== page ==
President Obama’s sexual assault task force marked its one-year anniversary last week, and released new guidelines for colleges to develop with law enforcement.
Just asking colleges and universities to work with local law enforcement when dealing with claims of sexual assault is a step in the right direction, as the American justice system is far more qualified to handle accusations than schools. Still, as I’ve written before, there is a role for colleges to play when it comes to handling sexual assault — namely as a support service for accusers as they go through the legal system.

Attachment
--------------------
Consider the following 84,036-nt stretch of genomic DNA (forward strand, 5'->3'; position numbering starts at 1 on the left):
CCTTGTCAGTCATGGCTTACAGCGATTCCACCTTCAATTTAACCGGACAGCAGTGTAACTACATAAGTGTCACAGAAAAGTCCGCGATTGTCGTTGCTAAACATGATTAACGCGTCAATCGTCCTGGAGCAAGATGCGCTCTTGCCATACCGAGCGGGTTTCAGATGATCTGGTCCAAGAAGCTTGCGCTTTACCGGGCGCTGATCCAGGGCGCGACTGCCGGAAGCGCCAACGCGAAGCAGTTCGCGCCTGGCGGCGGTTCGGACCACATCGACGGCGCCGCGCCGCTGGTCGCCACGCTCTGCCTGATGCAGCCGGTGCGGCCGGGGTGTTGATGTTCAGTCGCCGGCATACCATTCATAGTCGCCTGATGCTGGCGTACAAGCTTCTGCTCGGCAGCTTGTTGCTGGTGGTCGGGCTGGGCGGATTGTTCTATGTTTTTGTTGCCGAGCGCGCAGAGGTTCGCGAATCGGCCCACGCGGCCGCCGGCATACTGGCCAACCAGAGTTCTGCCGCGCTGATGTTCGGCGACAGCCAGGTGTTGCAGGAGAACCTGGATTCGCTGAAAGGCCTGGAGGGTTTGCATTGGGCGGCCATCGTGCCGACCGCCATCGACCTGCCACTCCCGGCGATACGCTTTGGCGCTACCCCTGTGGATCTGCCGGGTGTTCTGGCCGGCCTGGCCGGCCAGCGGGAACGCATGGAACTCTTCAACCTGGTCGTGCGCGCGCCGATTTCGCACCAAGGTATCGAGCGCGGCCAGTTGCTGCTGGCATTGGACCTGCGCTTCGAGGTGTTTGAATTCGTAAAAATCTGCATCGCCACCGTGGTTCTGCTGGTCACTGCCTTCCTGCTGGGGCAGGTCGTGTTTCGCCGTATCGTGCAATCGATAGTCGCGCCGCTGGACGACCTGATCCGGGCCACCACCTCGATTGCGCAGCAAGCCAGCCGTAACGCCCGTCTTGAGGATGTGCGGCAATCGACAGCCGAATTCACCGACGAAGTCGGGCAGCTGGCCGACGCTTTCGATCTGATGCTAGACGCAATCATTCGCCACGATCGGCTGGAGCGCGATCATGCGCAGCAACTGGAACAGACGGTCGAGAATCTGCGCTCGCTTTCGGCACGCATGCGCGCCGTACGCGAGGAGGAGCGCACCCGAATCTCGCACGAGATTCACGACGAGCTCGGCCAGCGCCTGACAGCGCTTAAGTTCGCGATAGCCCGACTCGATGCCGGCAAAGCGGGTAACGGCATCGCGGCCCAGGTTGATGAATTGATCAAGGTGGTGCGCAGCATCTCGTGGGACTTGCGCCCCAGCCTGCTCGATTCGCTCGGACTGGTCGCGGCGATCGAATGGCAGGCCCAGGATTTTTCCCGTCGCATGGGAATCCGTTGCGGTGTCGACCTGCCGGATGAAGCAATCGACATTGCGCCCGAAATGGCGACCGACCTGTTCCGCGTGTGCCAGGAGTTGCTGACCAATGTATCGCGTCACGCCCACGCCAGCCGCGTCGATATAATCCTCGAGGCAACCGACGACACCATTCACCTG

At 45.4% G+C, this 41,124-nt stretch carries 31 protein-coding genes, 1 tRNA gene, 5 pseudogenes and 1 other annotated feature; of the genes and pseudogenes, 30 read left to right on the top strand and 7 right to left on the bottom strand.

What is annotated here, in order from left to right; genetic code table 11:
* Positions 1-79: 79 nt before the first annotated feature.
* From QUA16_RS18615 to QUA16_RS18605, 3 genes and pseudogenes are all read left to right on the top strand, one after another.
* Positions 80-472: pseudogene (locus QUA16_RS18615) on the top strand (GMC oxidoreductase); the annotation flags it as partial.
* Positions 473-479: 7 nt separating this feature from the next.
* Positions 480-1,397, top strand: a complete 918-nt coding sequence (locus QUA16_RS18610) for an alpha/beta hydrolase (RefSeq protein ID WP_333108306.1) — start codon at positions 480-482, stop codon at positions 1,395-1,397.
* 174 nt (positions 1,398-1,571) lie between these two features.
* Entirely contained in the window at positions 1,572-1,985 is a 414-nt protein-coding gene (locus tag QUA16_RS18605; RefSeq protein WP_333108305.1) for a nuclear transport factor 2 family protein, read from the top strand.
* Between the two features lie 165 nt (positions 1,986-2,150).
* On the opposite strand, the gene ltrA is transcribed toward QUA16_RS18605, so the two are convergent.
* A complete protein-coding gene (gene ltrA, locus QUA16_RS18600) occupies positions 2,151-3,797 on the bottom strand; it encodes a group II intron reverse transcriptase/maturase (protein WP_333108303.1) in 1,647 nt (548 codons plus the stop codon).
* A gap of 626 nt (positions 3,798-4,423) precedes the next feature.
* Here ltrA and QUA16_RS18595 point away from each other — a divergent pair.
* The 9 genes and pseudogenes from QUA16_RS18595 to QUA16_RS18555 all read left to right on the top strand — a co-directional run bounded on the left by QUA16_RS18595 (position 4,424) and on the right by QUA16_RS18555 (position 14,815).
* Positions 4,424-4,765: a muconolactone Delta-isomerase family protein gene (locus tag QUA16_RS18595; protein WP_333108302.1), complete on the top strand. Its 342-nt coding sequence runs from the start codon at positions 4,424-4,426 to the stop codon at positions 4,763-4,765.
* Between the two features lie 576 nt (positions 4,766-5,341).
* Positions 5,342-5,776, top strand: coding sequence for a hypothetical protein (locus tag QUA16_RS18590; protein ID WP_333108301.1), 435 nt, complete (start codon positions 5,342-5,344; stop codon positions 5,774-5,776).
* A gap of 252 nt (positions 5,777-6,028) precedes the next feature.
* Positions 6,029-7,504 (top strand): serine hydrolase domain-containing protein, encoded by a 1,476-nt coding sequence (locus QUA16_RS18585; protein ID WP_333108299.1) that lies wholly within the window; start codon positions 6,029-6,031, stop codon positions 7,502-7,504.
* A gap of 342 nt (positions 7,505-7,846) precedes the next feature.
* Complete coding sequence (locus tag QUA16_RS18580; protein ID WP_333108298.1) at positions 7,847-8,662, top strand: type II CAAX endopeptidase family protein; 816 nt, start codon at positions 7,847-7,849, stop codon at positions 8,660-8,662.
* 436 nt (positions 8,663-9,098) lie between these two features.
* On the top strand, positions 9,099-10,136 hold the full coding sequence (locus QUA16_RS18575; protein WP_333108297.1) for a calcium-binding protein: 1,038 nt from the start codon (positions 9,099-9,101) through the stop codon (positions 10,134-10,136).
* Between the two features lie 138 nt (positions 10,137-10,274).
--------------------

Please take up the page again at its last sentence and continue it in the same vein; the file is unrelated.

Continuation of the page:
But the new guidelines, called a memorandum of understanding, still allow schools to have their own legal system. And although the guidelines say their purpose is, in part, to “respect the legal rights of those accused of sexual assault,” the document poses a bias to schools by repeatedly referring to accusers as “victims,” and the accused as “alleged suspects” or “alleged offenders.” This terminology muddies the waters, creating a “guilty until proven innocent” mentality.